My sister gave me Fireball for my eighth birthday, June 30, 1971, and that day my life forever change. I knew immediately that I was going to be a guitarist for life and there would be no turning back. It's like one minute I was a kid playing with cap guns, and then someone handed me a fuckin' nuclear bomb! My life was never the same, to say the least.
“Fuck it, Hitchcock,” drawled Dime, downing the dregs of his beer. “We’ve been hammering this for hours and we’re out of booze. Interview and lesson over…we’re hitting a bar, goddammit! Put the camera and tape machine away, I’ll film me playing the riffs we went over when I get home and Fed Ex a tape to ya.”
He's played with the Scorpions, UFO and MSG, struggled with alcohol and pills and was left nearly penniless in 2002 after an ugly divorce. But what Guitar World readers really want to know about the legendary shredder is…
The Doors’ Jim Morrison lit the world on fire, but it was guitarist Robby Krieger who supplied the matches. In 2008, the legendary axman shed light on one of rock’s most mysterious bands for Guitar World.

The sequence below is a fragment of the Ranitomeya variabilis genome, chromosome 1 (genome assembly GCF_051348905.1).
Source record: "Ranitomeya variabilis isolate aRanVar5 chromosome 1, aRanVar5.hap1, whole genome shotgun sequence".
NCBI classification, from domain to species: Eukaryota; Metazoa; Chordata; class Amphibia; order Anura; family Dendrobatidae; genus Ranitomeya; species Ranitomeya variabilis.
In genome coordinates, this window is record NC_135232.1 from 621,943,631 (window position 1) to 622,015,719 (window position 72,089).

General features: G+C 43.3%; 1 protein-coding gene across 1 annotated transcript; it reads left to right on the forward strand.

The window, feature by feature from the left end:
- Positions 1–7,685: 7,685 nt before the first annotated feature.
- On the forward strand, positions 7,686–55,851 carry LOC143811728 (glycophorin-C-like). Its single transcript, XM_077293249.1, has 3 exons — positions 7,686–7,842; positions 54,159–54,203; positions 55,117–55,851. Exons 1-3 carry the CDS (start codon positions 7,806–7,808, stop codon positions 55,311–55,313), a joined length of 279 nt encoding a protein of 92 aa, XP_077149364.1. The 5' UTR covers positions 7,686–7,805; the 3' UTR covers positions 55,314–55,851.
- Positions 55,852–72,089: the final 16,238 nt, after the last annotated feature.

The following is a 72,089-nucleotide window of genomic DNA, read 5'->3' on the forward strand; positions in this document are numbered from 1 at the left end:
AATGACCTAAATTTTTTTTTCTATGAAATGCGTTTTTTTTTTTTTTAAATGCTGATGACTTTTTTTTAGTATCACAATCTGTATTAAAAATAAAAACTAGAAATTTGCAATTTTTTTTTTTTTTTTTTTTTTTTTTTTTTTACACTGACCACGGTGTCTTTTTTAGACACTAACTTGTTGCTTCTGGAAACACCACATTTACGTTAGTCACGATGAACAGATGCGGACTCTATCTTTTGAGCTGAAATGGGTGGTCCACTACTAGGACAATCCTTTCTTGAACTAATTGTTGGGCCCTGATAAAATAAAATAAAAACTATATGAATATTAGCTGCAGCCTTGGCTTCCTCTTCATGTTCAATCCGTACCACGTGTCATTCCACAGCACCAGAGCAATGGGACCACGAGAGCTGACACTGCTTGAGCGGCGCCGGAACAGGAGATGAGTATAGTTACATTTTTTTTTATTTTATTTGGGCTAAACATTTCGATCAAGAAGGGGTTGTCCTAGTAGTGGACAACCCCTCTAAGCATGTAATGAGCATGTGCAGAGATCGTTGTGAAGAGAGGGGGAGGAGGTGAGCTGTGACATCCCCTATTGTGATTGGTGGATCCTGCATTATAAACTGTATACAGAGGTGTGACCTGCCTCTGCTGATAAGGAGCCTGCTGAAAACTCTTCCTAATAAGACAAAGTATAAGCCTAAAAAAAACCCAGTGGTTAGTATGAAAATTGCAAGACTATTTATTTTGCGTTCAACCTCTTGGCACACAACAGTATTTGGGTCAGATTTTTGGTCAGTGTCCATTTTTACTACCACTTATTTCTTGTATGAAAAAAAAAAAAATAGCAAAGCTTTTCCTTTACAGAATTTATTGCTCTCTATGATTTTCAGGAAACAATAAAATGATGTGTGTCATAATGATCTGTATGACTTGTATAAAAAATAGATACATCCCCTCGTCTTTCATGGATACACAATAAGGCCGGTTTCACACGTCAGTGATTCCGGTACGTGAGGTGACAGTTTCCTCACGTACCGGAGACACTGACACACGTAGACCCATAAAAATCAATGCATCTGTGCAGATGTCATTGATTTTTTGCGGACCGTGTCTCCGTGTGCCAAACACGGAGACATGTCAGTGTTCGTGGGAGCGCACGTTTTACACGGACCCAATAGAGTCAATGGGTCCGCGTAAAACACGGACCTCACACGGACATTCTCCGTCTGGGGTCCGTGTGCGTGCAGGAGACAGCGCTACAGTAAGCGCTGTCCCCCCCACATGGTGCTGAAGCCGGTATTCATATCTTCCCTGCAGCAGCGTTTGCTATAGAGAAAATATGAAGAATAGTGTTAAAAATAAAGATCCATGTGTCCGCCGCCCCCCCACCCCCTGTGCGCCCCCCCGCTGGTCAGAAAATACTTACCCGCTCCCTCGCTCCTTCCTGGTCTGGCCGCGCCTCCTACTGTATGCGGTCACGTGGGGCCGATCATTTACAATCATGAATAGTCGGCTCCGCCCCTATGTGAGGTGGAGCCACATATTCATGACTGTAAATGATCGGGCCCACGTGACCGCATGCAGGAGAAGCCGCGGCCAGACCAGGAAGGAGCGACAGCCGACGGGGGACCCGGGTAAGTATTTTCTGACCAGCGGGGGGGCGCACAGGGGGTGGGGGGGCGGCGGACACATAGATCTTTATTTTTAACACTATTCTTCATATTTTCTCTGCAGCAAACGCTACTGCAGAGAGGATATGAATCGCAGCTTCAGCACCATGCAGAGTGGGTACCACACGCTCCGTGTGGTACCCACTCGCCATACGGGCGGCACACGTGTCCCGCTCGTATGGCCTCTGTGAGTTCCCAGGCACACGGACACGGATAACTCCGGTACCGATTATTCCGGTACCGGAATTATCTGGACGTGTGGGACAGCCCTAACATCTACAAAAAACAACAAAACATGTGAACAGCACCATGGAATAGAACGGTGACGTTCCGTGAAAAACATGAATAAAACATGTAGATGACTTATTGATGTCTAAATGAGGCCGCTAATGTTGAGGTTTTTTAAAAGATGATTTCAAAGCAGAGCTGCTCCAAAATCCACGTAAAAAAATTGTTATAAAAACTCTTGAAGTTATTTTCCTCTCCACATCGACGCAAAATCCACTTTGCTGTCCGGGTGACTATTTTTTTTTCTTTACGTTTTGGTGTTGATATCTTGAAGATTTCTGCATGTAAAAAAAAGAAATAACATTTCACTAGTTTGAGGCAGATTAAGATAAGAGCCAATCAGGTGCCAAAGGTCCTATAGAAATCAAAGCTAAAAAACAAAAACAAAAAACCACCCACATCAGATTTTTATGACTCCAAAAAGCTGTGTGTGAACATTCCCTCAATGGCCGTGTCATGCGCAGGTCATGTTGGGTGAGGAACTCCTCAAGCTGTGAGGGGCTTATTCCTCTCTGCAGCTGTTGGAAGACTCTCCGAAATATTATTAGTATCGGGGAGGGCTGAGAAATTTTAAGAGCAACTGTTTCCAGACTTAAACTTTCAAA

The infinite cool of Gretsch guitars operates on many levels. First there’s the look of the things: stylish, graceful, a little bit over the top in the ornamentation department but generally more proud than pimped. Bristling with gleaming, chunky control knobs and mysterious switches, a well-appointed Gretsch is a grown-up guitar.
Critics snubbed it upon its release in 1972, but Exile on Main St. has become one of rock’s greatest landmarks. Keith Richards recalls the making of the Rolling Stones' masterpiece and how the album’s new reissue project became a walk down memory lane.